Other than the setup screen, all of the users had issues with the gesture necessary for picking up a phone call. Two of the users found it awkward to use their nondominant hand to do the setup while their glove was on the dominant hand. All three held both the glove and their hand in shape of a phone up at the same time, which was not necessary. One user actually tried to speak into the glove instead of their phone, though the gesture is intended only as a replacement to pressing the answer key, then the user should still talk into their actual phone. With the music player, two of the users tried to use the gestures for forward and back in the opposite direction as was intended. Finally, one of our users could hardly refrain from repeating how stupid the gestures were during testing.
Discussion of Results
Judging by the catastrophic failure of our setup screen we need to thoroughly rethink our design for introducing a user to the system. It is clearly a very new idea that does not even make sense without the “cold weather” context, and this needs to be conveyed more clearly, perhaps through a demo video showing the system in use. The process for setting up a password also needs to be redone with more explanation and/or a more intuitive UI. Our original design seemed to be too cluttered and users were not able to discern the step-by-step process to setting up a new password.
It seems that our initial choice of gestures will require more user testing to get right. Firstly, many of the users laughed at or felt embarrassed by the gestures when the first tried them. Referring to our “rock out” gesture for playing music, one user actually asked “What if I want to play a mellow song?” Also it was brought to our attention that pausing the music player might be mistaken for a very dorky high-five. The gestures overall need to be more discreet. In addition, we will have to be careful not to choose gestures that may confuse the user into using it differently intended by changing the conventions of the gesture, which may, for example, cause a user to lift their hand in the shape of a phone and trying to talk into the glove.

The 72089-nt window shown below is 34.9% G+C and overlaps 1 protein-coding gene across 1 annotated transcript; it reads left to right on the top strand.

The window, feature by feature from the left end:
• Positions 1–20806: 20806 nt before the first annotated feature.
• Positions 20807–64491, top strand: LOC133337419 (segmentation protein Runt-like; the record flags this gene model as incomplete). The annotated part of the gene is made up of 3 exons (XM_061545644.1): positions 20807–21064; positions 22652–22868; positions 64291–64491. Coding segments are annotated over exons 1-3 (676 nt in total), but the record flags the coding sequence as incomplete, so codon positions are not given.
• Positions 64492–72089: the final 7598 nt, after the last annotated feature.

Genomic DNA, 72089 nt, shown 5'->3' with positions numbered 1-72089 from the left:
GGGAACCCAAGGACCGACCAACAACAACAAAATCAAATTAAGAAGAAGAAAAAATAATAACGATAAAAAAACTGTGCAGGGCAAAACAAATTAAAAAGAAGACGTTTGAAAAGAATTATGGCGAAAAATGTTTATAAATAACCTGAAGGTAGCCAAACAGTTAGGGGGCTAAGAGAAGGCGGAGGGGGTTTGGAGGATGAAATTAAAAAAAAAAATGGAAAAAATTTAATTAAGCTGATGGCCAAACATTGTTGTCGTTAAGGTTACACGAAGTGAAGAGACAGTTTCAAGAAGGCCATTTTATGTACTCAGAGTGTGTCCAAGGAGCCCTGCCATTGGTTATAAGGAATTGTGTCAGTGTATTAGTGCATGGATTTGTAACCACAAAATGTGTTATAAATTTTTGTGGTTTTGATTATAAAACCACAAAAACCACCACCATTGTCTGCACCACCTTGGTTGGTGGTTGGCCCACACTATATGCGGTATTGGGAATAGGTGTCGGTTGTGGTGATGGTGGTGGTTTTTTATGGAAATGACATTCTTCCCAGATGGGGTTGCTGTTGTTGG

Plan for Subsequent Testing
As discussed above, while we validated the general usefulness of our system to certain users, we also realized a number of issues with our system through the testing procedure. One recurrent problem was a result of the fact that the prototype had users use the gesture glove with their dominant hand, leading to confusion when using the phone in their other hand. We recognized two solutions to this problem. One, we recognized that we should have users wear the smart glove on their non-dominant hand, and two, we decided that it would be useful to have users watch an introduction video before they initially set up their glove. It would definitely be fruitful to conduct lo-fi testing once again so that we could gauge if implementing these changes will make use of the system more intuitive.
It would also be useful to once again conduct lo-fi testing for the application to set one’s password. The way we had buttons set (i.e. having both a “Set” and “Edit” button visible at all time) made the interface quite confusing. Based on user feedback, we have discussed some simple ways to make the interface easier to use, but the fact that having a series of hand gestures act as an unlock password is an entirely new concept makes this quite difficult to represent in paper prototyping. It may actually be useful to quickly code up a dummy application that implements just the user interface and have users test the application with this as a simple prototype.